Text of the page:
CARL M. PEARSON, M.D., F.A.C.P.
Polymyositis encompasses a group of disorders, of unknown cause, in which muscular weakness is the principal clinical feature. They are the most common primary myopathies that begin in adult life. Pathologically degenerative and inflammatory changes are found in the muscles in these conditions (1), while the most characteristic clinical laboratory finding is an elevation of serum enzymes such as serum glutamic oxaloacetic transaminase or serum glutamic pyruvic transaminase, aldolase, creatine phosphokinase, lactic dehydrogenase, and other enzymes that normally reside within the muscle fibers. These are apparently released during the disease process and serve both as helpful tools for diagnosis and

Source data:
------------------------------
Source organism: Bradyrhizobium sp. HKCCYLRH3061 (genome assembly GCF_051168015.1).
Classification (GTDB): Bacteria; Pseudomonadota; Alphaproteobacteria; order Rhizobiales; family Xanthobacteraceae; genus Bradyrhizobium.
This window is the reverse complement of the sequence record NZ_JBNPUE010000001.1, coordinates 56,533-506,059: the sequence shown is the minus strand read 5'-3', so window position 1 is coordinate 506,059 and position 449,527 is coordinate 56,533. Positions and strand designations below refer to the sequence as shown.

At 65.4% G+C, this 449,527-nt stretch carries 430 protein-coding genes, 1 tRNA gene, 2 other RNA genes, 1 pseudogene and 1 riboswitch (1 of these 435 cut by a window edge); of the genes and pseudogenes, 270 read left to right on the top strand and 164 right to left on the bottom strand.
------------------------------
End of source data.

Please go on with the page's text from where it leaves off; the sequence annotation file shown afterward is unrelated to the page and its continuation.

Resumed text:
CARL M. PEARSON. Patterns of Polymyositis and Their Responses to Treatment. Ann Intern Med. 1963;59:827–838. doi: 10.7326/0003-4819-59-6-827
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Published: Ann Intern Med. 1963;59(6):827-838.
Esophageal Disorders, Gastroenterology/Hepatology, Hematology/Oncology, Hospital Medicine, Rheumatology.
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